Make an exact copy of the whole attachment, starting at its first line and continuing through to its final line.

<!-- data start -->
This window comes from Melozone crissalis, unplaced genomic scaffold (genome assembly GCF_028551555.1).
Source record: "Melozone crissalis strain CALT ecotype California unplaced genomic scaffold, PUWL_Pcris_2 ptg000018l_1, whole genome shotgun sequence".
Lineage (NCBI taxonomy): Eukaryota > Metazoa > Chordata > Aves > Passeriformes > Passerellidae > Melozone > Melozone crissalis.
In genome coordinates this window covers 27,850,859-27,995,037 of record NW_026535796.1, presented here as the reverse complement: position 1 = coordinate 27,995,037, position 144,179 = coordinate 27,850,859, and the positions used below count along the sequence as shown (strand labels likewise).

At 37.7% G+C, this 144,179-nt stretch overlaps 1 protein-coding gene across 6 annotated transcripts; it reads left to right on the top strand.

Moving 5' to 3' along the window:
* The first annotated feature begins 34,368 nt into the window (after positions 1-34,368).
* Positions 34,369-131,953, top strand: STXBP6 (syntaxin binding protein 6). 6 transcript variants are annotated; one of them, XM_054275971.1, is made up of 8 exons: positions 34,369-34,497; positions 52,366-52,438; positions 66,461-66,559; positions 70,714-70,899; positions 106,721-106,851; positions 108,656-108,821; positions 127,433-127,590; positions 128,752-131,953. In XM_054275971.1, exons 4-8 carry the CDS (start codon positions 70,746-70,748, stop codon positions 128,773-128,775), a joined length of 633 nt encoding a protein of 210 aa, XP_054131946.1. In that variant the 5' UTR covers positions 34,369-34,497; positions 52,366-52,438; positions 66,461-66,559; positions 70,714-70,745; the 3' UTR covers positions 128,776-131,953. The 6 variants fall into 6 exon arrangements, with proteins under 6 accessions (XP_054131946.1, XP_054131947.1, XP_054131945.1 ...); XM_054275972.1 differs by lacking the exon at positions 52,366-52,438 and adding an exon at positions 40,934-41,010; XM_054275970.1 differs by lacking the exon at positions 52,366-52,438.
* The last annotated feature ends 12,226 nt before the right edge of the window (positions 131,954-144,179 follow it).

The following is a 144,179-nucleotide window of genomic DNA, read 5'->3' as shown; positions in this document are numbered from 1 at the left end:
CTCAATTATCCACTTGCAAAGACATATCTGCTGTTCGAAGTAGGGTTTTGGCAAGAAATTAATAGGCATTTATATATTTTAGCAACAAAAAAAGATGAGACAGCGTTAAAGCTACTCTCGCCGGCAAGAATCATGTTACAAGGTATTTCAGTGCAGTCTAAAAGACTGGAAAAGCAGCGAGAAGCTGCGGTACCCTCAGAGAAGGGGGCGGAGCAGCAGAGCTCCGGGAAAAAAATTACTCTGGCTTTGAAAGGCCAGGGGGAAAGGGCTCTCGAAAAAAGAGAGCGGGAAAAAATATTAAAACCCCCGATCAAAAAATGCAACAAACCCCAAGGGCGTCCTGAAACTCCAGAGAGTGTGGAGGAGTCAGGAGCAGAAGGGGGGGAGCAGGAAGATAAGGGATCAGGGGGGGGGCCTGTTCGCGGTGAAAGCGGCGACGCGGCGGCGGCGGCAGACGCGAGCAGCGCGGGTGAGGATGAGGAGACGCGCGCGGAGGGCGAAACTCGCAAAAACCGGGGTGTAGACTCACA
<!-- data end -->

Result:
This window comes from Melozone crissalis, unplaced genomic scaffold (genome assembly GCF_028551555.1).
Source record: "Melozone crissalis strain CALT ecotype California unplaced genomic scaffold, PUWL_Pcris_2 ptg000018l_1, whole genome shotgun sequence".
Lineage (NCBI taxonomy): Eukaryota > Metazoa > Chordata > Aves > Passeriformes > Passerellidae > Melozone > Melozone crissalis.
In genome coordinates this window covers 27,850,859-27,995,037 of record NW_026535796.1, presented here as the reverse complement: position 1 = coordinate 27,995,037, position 144,179 = coordinate 27,850,859, and the positions used below count along the sequence as shown (strand labels likewise).

At 37.7% G+C, this 144,179-nt stretch overlaps 1 protein-coding gene across 6 annotated transcripts; it reads left to right on the top strand.

Moving 5' to 3' along the window:
* The first annotated feature begins 34,368 nt into the window (after positions 1-34,368).
* Positions 34,369-131,953, top strand: STXBP6 (syntaxin binding protein 6). 6 transcript variants are annotated; one of them, XM_054275971.1, is made up of 8 exons: positions 34,369-34,497; positions 52,366-52,438; positions 66,461-66,559; positions 70,714-70,899; positions 106,721-106,851; positions 108,656-108,821; positions 127,433-127,590; positions 128,752-131,953. In XM_054275971.1, exons 4-8 carry the CDS (start codon positions 70,746-70,748, stop codon positions 128,773-128,775), a joined length of 633 nt encoding a protein of 210 aa, XP_054131946.1. In that variant the 5' UTR covers positions 34,369-34,497; positions 52,366-52,438; positions 66,461-66,559; positions 70,714-70,745; the 3' UTR covers positions 128,776-131,953. The 6 variants fall into 6 exon arrangements, with proteins under 6 accessions (XP_054131946.1, XP_054131947.1, XP_054131945.1 ...); XM_054275972.1 differs by lacking the exon at positions 52,366-52,438 and adding an exon at positions 40,934-41,010; XM_054275970.1 differs by lacking the exon at positions 52,366-52,438.
* The last annotated feature ends 12,226 nt before the right edge of the window (positions 131,954-144,179 follow it).

The following is a 144,179-nucleotide window of genomic DNA, read 5'->3' as shown; positions in this document are numbered from 1 at the left end:
CTCAATTATCCACTTGCAAAGACATATCTGCTGTTCGAAGTAGGGTTTTGGCAAGAAATTAATAGGCATTTATATATTTTAGCAACAAAAAAAGATGAGACAGCGTTAAAGCTACTCTCGCCGGCAAGAATCATGTTACAAGGTATTTCAGTGCAGTCTAAAAGACTGGAAAAGCAGCGAGAAGCTGCGGTACCCTCAGAGAAGGGGGCGGAGCAGCAGAGCTCCGGGAAAAAAATTACTCTGGCTTTGAAAGGCCAGGGGGAAAGGGCTCTCGAAAAAAGAGAGCGGGAAAAAATATTAAAACCCCCGATCAAAAAATGCAACAAACCCCAAGGGCGTCCTGAAACTCCAGAGAGTGTGGAGGAGTCAGGAGCAGAAGGGGGGGAGCAGGAAGATAAGGGATCAGGGGGGGGGCCTGTTCGCGGTGAAAGCGGCGACGCGGCGGCGGCGGCAGACGCGAGCAGCGCGGGTGAGGATGAGGAGACGCGCGCGGAGGGCGAAACTCGCAAAAACCGGGGTGTAGACTCACA